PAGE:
The hunt was on.
"Follow the trail," instructed Gregg Crawford, gesturing toward a path of fresh destruction created by his quarry.
All along a 50-foot arc on a soccer field at the A Place to Play complex on Santa Rosa's West Third Street lay bald scars, still-moist mounds of disturbed soil and areas of eaten-away grass and roots.
"This is atrocious. This irks me to no end," lamented Crawford, dressed to kill in thick, anciently stained tan Carhartts.
He said the damage to the youth sports facility's turf isn't merely ugly but poses a hazard to players who could trip or step into a hole while running full-out in pursuit of soccer balls.
"This," he said, still scanning the devastation to a sector of the field perhaps 50 feet by 40 feet, "is all one gopher."
Crawford wanted that gopher.
Were he the obsessed golf-course groundskeeper portrayed by Bill Murray in the 1980 comedy, "Caddyshack," he would have stuffed plastic explosives into the gopher holes or crouched behind a tree with a scoped big-game rifle.
Instead, Crawford wielded simple but specialized tools to clear surface-level soil plugs from gopher holes and to widen the holes to the ideal trapping diameter. Then he placed into a hole here and a hole there one of his customized steel-pronged traps.
"I have a technique that's second to none," said the 64-year-old Santa Rosa native and former sheetmetal worker as matter-of-factly as he stated the name of his post-retirement business, The Gopher Guy.
He explained that the herbivorous, big-toothed digger responsible for the damage to the soccer field keeps the entrances to its underground home closed. When a gopher perceives that an earthen plug has been removed from where a lateral tunnel meets the surface, its defenses flare and cause it to go investigate the breach.
This is the moment that Crawford intends to introduce the critter to the lethal trap he has placed a short distance into the hole, where the soil plug used to be.
While certain that all the damage in this one quadrant of the soccer field was the work of a single gopher, he pointed out that there was similar destruction throughout A Place to Play. Gophers were all over.
So, riding the four-wheeled motorcycle he hauls in the bed of his pickup, he unplugged about 60 holes and placed traps in them, then marked each location with a small, pink landscaper's flag.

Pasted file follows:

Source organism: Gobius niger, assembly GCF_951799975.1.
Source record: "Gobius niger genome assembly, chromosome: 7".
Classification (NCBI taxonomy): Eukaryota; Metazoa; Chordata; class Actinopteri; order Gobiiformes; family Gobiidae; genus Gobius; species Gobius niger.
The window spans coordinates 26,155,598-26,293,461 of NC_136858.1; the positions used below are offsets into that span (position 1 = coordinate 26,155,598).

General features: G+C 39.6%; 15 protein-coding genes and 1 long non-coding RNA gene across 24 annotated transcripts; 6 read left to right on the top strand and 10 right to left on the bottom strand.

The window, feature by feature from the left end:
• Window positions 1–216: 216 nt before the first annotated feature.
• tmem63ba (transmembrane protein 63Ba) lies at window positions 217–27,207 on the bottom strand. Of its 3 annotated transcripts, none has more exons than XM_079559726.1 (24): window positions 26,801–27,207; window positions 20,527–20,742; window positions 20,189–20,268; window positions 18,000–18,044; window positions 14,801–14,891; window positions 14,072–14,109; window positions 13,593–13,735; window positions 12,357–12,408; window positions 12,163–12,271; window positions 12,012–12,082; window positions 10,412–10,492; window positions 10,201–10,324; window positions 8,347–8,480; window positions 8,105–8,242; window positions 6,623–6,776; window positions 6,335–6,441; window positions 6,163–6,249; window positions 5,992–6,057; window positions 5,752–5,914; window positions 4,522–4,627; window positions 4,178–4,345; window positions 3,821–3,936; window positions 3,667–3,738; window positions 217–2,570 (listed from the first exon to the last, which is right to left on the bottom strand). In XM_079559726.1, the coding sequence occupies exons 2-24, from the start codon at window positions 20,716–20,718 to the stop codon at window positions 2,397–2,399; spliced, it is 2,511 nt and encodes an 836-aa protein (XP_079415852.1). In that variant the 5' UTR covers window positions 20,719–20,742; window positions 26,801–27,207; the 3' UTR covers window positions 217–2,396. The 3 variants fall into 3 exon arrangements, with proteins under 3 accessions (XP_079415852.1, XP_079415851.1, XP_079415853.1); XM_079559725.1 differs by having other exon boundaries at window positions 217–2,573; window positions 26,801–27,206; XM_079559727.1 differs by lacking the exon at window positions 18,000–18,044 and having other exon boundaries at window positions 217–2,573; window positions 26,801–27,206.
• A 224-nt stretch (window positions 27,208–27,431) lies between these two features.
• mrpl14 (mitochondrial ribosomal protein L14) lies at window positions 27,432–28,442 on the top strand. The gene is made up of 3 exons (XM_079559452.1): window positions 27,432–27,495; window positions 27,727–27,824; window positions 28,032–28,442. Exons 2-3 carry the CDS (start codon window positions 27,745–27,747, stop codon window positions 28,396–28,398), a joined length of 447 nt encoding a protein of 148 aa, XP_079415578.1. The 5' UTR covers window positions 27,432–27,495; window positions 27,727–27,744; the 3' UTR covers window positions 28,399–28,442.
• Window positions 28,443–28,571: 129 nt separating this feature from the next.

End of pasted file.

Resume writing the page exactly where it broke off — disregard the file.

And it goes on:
"I try to set two traps per gopher," he said. He spent most of the morning crisscrossing the fields to check traps and remove dead gophers. By lunchtime he had collected 29.
Liability-conscious City Hall pays Crawford to control the rodents at A Place to Play. But observe him for even a few minutes and it becomes clear that what motivates him most is the thrill of the hunt.
The 1965 Santa Rosa High alum and veteran of the Army's Vietnam-tested 9th Infantry Division smiled while confessing, "I'm way too into this. It's so much fun, and usually I'm done by noon."
Crawford cared nothing about gophers or the erosion and other damage they inflict on gardens, vineyards, lawns and other cultivated landscapes until one started digging in his Ricon Valley yard in 2000. He consulted with Jim Lang, a Sonoma County Master Gardener, then succeeded at trapping the animal.
A bit later, a neighbor sought the benefit of Crawford's newfound expertise. While trapping six or seven gophers in the neighbor's yard, he said, "I got hooked."
Over the past dozen years, Crawfprd has honed his knowledge of gophers and his technique for killing them in the least invasive, most humane and environmental way he can think of.
On his single biggest day, he caught 97 in seven hours at the Mendocino Coast's Point Arena High School.
The divorced father of three grown children charges homeowners $200 for his services, but he's just as happy for them to come to one of his workshops and learn for free how to trap gophers.
At Sonoma Mission Gardens in Sonoma Valley, manager Lydia Constantini said Crawford's gopher-control talks are so popular she often can't fit everyone into a single session. She tells people he's so passionate and entertaining that they should come hear him even if no gophers have tunneled their way into their lives.
"We've really gleaned a lot of information from him," Constantini said. "I think he takes it as a personal insult if he doesn't catch the gopher or the vole that he's after."
Though the trapper will admit he doesn't relish being eluded, he wouldn't for an instant fantasize about purging Sonoma County of gophers. What on Earth would the Gopher Guy do without them?